Jason Vargas is a nice representation of everything that troubles me about the way the Mets conduct business. They like to reward old guys from other organizations with limited upside and Vargas checks all three of those boxes. That being said, he’s a perfectly fine fifth starter and if the biggest problem on your team is Vargas, well things can’t be too bad.
Last season, Vargas got injured late in Spring Training and perhaps because of that, he got off to a terrible start. Actually, that’s underselling things. He was incredibly lousy for about two-thirds of the time when he was healthy enough to be on the field. And then, his last eight starts of the year, Vargas put up a 2.62 ERA and a 0.963 WHIP, with a 4.1 K/BB ratio.
Yes, his first 12 starts of the year were miserable. But the last eight were numbers that we’re hoping Noah Syndergaard will produce this year. Will Vargas deliver those type of numbers over 25-30 starts? No, there’s probably zero chance that will happen. But will he deliver an 8.75 ERA and average four innings per start like he did in the first 12 games of 2018? Well, there’s probably a non-zero chance of that happening but my opinion is that there’s probably not a double-digit chance that will occur.
Feet to the fire, my take is that Seth Lugo would put up better numbers in a starting role than Vargas would. But the difference would not be huge. And my opinion is that Lugo would put up significantly better numbers in the bullpen than Vargas. Plenty of times in this space, you’ve read me mention that you don’t put people in sub-optimal roles. Is there a contradiction here with my position that it’s okay to use Lugo in the pen? Perhaps. But if you’re a 4.06 ERA pitcher as a SP (Lugo’s lifetime mark) and a 2.38 ERA guy as a RP (also his lifetime mark) – is a bullpen utilization sub-optimal?
For what it’s worth, Vargas has a lifetime 4.23 ERA as a starter and a 5.88 mark as a reliever, although the latter mark covers just 20 games and 41.1 innings.
With his Jekyl and Hyde performance last year, some may think it’s difficult to project what Vargas will do in 2019. Let’s check in on the computer forecasts and see what they project:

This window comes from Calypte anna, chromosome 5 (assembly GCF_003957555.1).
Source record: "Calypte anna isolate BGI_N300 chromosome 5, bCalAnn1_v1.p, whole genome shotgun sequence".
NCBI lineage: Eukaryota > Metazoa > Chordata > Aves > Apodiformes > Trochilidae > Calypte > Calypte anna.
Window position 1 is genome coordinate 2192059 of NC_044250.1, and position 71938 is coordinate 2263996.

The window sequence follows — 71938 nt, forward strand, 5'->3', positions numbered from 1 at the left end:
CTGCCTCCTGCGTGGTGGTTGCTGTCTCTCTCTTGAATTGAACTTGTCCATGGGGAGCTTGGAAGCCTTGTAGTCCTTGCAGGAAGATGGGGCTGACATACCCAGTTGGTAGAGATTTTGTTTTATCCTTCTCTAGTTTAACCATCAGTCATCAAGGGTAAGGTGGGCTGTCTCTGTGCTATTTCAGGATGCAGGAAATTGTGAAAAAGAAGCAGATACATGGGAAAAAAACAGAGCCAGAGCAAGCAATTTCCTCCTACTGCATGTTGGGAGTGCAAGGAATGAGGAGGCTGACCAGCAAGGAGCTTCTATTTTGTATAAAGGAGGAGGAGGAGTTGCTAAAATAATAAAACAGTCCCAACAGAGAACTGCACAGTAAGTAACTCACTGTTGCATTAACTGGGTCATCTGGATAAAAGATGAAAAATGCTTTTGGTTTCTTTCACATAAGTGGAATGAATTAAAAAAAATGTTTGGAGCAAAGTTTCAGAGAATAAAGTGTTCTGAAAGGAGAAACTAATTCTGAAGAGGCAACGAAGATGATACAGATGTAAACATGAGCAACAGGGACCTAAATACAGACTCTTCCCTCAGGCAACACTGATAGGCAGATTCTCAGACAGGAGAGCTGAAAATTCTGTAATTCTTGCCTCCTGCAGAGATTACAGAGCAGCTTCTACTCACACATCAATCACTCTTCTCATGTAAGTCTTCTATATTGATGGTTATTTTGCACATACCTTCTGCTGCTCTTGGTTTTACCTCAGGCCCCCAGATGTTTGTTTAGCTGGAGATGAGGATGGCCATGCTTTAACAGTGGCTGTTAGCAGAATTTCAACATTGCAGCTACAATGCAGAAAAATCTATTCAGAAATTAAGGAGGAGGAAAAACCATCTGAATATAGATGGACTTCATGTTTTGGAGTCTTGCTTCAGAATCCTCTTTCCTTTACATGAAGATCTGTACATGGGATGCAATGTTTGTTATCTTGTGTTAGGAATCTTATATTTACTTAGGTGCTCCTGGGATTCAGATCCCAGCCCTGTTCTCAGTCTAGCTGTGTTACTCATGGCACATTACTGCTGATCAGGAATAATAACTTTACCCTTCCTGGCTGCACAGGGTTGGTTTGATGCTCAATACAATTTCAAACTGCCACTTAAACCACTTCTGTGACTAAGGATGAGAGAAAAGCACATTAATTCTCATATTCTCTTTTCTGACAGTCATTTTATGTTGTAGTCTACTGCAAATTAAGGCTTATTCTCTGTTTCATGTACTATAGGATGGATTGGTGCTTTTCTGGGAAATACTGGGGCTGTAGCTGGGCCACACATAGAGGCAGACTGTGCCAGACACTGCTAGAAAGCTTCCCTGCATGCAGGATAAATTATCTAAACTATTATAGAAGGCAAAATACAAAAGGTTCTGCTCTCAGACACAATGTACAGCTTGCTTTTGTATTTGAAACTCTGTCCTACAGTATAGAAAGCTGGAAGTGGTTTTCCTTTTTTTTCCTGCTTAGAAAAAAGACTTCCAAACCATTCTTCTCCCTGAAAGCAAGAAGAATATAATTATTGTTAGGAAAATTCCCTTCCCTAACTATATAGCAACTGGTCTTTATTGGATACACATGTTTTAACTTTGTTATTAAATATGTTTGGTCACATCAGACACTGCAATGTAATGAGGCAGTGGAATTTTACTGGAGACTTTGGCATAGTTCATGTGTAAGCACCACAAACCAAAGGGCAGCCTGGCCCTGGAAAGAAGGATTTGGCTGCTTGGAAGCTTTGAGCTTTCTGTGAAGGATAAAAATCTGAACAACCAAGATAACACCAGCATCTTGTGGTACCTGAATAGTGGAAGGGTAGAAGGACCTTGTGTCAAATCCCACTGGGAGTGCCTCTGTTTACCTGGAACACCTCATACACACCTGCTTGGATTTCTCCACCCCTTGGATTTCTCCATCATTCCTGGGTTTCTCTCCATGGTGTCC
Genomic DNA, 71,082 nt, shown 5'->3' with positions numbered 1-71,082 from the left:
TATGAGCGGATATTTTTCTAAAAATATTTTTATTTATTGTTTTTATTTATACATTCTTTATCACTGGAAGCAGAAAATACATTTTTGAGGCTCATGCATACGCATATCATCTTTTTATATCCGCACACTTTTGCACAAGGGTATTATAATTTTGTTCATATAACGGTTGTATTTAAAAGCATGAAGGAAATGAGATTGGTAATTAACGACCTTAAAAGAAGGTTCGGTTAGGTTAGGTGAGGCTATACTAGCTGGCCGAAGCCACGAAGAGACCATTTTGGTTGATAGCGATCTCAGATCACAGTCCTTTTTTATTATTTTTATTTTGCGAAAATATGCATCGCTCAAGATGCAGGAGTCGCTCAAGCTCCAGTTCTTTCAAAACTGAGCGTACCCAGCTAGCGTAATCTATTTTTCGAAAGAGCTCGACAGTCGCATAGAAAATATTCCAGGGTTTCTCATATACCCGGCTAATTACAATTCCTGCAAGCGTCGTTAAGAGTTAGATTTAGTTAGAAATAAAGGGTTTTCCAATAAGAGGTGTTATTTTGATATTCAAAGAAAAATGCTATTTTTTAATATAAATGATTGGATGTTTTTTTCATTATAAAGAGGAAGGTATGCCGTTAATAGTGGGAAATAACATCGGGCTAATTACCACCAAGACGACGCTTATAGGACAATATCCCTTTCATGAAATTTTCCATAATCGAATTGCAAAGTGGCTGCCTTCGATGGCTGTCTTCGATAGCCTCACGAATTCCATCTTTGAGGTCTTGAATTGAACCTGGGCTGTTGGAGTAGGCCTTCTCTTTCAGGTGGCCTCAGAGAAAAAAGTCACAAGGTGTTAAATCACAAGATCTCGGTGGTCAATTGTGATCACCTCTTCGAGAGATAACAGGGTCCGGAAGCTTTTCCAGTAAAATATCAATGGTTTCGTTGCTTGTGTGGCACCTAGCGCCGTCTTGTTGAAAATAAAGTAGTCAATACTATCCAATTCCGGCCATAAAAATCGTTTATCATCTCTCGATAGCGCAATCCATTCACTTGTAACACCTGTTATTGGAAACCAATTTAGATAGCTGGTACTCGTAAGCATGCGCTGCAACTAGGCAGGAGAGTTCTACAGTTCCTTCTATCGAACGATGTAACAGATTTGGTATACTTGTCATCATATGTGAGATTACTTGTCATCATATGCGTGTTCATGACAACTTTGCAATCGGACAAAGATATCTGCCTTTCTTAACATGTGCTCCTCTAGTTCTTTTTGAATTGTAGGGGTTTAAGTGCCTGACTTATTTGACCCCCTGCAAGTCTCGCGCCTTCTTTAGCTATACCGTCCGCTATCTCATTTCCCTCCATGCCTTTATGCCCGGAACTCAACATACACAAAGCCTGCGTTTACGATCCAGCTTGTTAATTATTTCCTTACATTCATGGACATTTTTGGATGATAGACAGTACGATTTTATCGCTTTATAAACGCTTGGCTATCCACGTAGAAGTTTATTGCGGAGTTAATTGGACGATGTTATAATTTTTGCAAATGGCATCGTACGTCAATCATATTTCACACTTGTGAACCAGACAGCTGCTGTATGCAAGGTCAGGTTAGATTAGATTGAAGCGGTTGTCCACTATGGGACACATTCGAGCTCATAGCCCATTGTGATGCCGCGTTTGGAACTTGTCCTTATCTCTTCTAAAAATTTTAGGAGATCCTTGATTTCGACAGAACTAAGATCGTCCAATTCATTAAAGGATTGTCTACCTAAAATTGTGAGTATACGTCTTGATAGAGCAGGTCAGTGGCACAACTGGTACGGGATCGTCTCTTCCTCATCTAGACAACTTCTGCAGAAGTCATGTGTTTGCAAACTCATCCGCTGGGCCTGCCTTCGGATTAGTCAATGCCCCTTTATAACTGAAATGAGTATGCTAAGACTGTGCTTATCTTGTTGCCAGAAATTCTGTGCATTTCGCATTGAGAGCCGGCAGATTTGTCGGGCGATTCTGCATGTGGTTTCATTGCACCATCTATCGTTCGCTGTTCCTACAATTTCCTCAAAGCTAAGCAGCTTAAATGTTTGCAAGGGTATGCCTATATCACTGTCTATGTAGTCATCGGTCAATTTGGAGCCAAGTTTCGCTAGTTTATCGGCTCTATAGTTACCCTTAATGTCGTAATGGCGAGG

ATC —— 9-9, 4.46 ERA, 120 IP, 102 Ks, 39 BB, 18 HR
Marcel – 9-9, 4.65 ERA, 124 IP, 105 Ks, 43 BB, 19 HR
Steamer – 6-7, 4.37 ERA. 105 IP, 88 Ks, 34 BB, 15 HR
THE BAT – 6-8, 4.60 ERA, 113 IP, 98 Ks, 38 BB, 21 HR
ZiPS —— 7-10, 5.08 ERA, 106.1 IP, 92 Ks, 33 BB, 22 HR
Before commenting on the computer projections, let’s take a step back and see what a fifth starter gave NL teams in 2018. Using the FanGraphs leaderboards and setting the parameters to starters and 90 IP, we get 72 pitchers, and while not the 75 necessary for a five-man staff for all 15 teams, it’s close enough. Let’s present the range of what the 61-72 pitchers in this grouping did:
IP – 91.1 to 131.1
ERA – 4.21 to 6.09
K/9 – 6.13 to 7.70
BB/9 – 3.25 to 8.25 (the 71st pitcher had a 5.09 mark, so 8.25 is a real outlier)
HR/9 – 1.21 to 1.95
ZiPS is the most bearish one of our computer models and it projects Vargas for a 7.6 K/9, 2.8 BB/9 and a 1.86 HR/9. It’s hard to look at what the computer models project and see anything besides solid fifth starter. Would it be nice to have Max Scherzer as your fifth starter? Sure. But if Vargas hits 113 IP with a 4.60 ERA – the median of our five computer forecasts – is Gio Gonzalez any upgrade? The median of the same five computer forecasts for Gonzalez is 123 IP and a 4.38 ERA. Steamer projects Gonzalez and Vargas to both produce 0.8 fWAR this year.
The gopher ball seems like it will go a long way to determine Vargas’ success in 2019. Last year he allowed a 1.76 HR/9, his worst mark in any season in which he threw at least 50 IP. In his All-Star year of 2017, Vargas had a 1.35 HR/9, so clearly he’s going to allow some homers. Even in his strong closing stretch in 2018, he allowed 6 HR in 44.2 IP. We have to accept the homers and hope the majority of them are solo shots.
Here’s my totally biased projection for Vargas:
141 IP, 4.40 ERA, 125 Ks, 47 BB, 23 HR
It’s not anything to get excited about. Yet that’s the definition of fifth starter, isn’t it? Some like to live in Lake Wobegon, where all of the children are above average. The Mets are likely to have above average starters in their first two spots. It’s very possible they’ll be above average in the third and fourth spots, too. They can survive an average fifth starter. Should they have signed Vargas last year? With the benefit of hindsight, it’s easy to say no. Would they sign him if he was available right now? Again, the answer is probably no. But he’s here and he adequately fills the requirements of the position. Use him as your fifth starter, shrug your shoulders and move on.
You’ll have more credibility in the future if you chime in now with what you think Vargas will do this year. Next week, Amed Rosario undergoes the projection microscope.